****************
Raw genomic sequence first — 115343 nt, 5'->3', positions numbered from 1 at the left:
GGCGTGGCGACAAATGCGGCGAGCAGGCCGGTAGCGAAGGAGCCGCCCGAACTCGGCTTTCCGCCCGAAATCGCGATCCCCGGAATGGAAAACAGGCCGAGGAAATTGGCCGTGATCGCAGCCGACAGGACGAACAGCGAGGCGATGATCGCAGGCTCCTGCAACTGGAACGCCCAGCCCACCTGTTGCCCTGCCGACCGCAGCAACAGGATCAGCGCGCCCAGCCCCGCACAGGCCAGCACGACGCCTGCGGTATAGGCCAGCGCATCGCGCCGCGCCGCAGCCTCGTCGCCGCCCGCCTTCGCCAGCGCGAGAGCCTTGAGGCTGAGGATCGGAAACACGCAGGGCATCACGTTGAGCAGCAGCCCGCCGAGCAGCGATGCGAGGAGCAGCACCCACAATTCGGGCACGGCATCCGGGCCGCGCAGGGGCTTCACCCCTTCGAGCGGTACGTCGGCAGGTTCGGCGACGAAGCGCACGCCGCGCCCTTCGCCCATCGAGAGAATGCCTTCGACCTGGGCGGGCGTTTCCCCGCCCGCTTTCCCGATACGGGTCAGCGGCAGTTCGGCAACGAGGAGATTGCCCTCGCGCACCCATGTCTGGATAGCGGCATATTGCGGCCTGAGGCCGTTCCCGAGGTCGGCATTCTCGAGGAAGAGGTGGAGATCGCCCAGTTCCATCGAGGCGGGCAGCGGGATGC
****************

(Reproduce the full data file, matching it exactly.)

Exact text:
Raw genomic sequence first — 115343 nt, 5'->3', positions numbered from 1 at the left:
GGCGTGGCGACAAATGCGGCGAGCAGGCCGGTAGCGAAGGAGCCGCCCGAACTCGGCTTTCCGCCCGAAATCGCGATCCCCGGAATGGAAAACAGGCCGAGGAAATTGGCCGTGATCGCAGCCGACAGGACGAACAGCGAGGCGATGATCGCAGGCTCCTGCAACTGGAACGCCCAGCCCACCTGTTGCCCTGCCGACCGCAGCAACAGGATCAGCGCGCCCAGCCCCGCACAGGCCAGCACGACGCCTGCGGTATAGGCCAGCGCATCGCGCCGCGCCGCAGCCTCGTCGCCGCCCGCCTTCGCCAGCGCGAGAGCCTTGAGGCTGAGGATCGGAAACACGCAGGGCATCACGTTGAGCAGCAGCCCGCCGAGCAGCGATGCGAGGAGCAGCACCCACAATTCGGGCACGGCATCCGGGCCGCGCAGGGGCTTCACCCCTTCGAGCGGTACGTCGGCAGGTTCGGCGACGAAGCGCACGCCGCGCCCTTCGCCCATCGAGAGAATGCCTTCGACCTGGGCGGGCGTTTCCCCGCCCGCTTTCCCGATACGGGTCAGCGGCAGTTCGGCAACGAGGAGATTGCCCTCGCGCACCCATGTCTGGATAGCGGCATATTGCGGCCTGAGGCCGTTCCCGAGGTCGGCATTCTCGAGGAAGAGGTGGAGATCGCCCAGTTCCATCGAGGCGGGCAGCGGGATGC